Author Topic: Copyright laws  (Read 8344 times)

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Erin_Candice

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Copyright laws
« on: Aug 19, 2006, 01:57 pm »
I'm working for a small profession summer stock.  On of the board members wanted to record a performance for archival, publicity, and most likely personal use.  The director was contacted and he said absolutely not.  This caused a lot of tension.  I've emailed MTI asking what their official position is, to which they replied no recording ever. 

Now, I have worked at number of theatres that make archival tapes for the vault and nobody else.  I was under the impression that you can make one archival recording for the company and you can record for promotional use as long as it is no more then 30 seconds at a time and not a complete scene or song. 

Does anybody know (for certain) what the copyright laws are in terms of video, who can prosecute, who can have a copy, etc.  And what about photocopies of the scripts.  I'm not asking about standard practice, but what the technical rules are.
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Scott

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Re: Copyright laws
« Reply #1 on: Aug 19, 2006, 04:53 pm »
Now, I have worked at number of theatres that make archival tapes for the vault and nobody else.  I was under the impression that you can make one archival recording for the company and you can record for promotional use as long as it is no more then 30 seconds at a time and not a complete scene or song. 
I'm not asking about standard practice, but what the technical rules are.

Yes, producers love it when we have those "impressions" -- all taping, including archival, is regulated (with the intent to discourage)by most Equity agreements that I am familar with.  (I haven't worked a COST contract in a long time, but it looks like Olney Theatre, North Shore Music Theatre and Paper Mill are allowed to make archival recordings, under specific terms.)  The technical rules are those of whatever the specific contact you are working under...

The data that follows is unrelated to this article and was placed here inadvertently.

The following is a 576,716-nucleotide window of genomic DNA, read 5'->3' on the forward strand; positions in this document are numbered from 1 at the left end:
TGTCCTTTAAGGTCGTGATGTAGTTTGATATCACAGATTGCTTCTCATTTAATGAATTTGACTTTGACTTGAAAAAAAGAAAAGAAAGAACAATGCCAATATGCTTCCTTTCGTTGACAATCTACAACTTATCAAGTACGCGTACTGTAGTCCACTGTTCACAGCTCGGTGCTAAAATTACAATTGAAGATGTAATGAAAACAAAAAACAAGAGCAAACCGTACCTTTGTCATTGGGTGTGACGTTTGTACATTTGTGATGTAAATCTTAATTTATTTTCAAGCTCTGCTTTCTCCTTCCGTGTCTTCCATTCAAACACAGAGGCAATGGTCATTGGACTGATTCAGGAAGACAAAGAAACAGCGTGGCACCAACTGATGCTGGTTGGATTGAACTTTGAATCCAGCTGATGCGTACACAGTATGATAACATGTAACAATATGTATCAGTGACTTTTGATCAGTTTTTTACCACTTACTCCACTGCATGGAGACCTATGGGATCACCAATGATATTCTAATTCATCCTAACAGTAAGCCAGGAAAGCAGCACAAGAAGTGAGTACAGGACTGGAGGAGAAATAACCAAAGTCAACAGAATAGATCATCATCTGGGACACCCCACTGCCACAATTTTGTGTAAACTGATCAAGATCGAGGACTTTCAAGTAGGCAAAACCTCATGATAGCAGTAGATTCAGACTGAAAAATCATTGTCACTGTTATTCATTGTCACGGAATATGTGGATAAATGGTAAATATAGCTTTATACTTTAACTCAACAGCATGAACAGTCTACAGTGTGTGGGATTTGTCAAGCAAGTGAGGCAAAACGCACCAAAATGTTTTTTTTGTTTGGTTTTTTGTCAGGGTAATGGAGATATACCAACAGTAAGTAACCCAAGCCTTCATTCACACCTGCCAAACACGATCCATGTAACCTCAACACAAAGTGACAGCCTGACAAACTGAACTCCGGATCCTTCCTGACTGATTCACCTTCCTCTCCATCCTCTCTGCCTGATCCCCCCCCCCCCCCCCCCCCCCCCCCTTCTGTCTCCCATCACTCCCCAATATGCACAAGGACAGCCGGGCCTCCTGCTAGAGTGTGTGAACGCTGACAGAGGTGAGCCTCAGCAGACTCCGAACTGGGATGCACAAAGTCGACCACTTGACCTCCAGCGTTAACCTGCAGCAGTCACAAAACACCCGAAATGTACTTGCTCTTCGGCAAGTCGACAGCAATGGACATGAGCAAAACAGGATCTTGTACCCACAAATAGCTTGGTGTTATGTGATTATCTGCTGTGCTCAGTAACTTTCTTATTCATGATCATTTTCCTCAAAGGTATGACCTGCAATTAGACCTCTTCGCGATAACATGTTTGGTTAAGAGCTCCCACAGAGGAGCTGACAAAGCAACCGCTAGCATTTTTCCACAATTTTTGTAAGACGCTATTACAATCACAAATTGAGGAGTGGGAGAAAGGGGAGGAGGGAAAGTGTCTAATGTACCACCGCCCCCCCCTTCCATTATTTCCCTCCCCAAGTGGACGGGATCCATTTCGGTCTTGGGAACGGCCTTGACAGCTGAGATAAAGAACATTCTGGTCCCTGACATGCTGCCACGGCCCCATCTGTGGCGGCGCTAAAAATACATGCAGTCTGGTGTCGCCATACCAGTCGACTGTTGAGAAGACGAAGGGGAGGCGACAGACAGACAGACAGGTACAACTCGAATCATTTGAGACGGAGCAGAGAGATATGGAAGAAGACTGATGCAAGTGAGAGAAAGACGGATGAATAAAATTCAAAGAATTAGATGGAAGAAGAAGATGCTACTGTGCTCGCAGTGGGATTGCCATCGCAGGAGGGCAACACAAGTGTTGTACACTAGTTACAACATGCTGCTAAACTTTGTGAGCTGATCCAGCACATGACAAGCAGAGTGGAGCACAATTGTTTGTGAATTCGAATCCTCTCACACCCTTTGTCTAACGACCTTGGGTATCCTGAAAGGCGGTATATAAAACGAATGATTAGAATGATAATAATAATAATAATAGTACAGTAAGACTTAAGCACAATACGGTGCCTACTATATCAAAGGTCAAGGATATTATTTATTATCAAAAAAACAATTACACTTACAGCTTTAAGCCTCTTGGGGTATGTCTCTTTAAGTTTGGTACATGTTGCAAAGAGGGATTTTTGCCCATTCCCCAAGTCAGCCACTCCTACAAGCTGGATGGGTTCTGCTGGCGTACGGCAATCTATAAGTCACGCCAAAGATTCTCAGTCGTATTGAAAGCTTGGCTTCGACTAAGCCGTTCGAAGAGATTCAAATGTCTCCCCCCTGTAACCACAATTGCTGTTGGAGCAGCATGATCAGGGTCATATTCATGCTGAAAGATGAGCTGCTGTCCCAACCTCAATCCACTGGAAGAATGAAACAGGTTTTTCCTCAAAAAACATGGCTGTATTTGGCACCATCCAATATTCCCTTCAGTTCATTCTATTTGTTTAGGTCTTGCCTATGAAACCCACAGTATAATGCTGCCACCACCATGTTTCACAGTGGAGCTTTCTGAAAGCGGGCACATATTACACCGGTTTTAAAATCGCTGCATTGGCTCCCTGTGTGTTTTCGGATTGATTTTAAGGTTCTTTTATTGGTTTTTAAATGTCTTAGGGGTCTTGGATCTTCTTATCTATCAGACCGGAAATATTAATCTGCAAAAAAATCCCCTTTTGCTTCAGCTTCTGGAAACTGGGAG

P.S.  What is MTI?

Erin_Candice

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Re: Copyright laws
« Reply #2 on: Aug 19, 2006, 06:18 pm »
MTI is Music Theatre International, the company that owns the rights to nearly every musical out there.
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ReyYaySM

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Re: Copyright laws
« Reply #3 on: Aug 19, 2006, 11:58 pm »
(I haven't worked a COST contract in a long time, but it looks like Olney Theatre, North Shore Music Theatre and Paper Mill are allowed to make archival recordings, under specific terms.) 

I SM for Olney Theatre, and yes, under the COST contract we are allowed to make an Archival video tape provided that there is a 3/4 majority vote (by secret ballot) of all AEA members in the company.  The reproduction may be viewed by theatre employees, individuals connected artistically to the theatre, scholars, teachers, students of the visual and performing arts, and Equity members.  (Reference COST rule 56G, pages 73-75 for further details).

We are also permitted to shoot up to one-half hour of footage for publicity purposes (tv, websites, etc), of which no more than 3 minutes can be shown, and no scene may be longer than 30 seconds and/or a complete song (also under COST rule 56, pages 71-75). 

Now as far as the publishing house is concerned, the specifics regarding recording should be included in the Royalties contract that the theatre signed when they got the rights to produce the show.  This will vary by show and publishing house.  Check with your producer for the specifics.

MatthewShiner

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Re: Copyright laws
« Reply #4 on: Aug 20, 2006, 08:50 am »
That may indeed be Equity's side of the rules, the 3/4 majority, but . . . they don't own the show.

You still need to check with the person who owns the rights to the show; most of the time there seems to be little trouble with allowing an archival video, but every royality owner is different.

The joy of working on Shakespeare, he hardly seems to care if we videotape his producitons.

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SMJon

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Re: Copyright laws
« Reply #5 on: Aug 20, 2006, 10:48 am »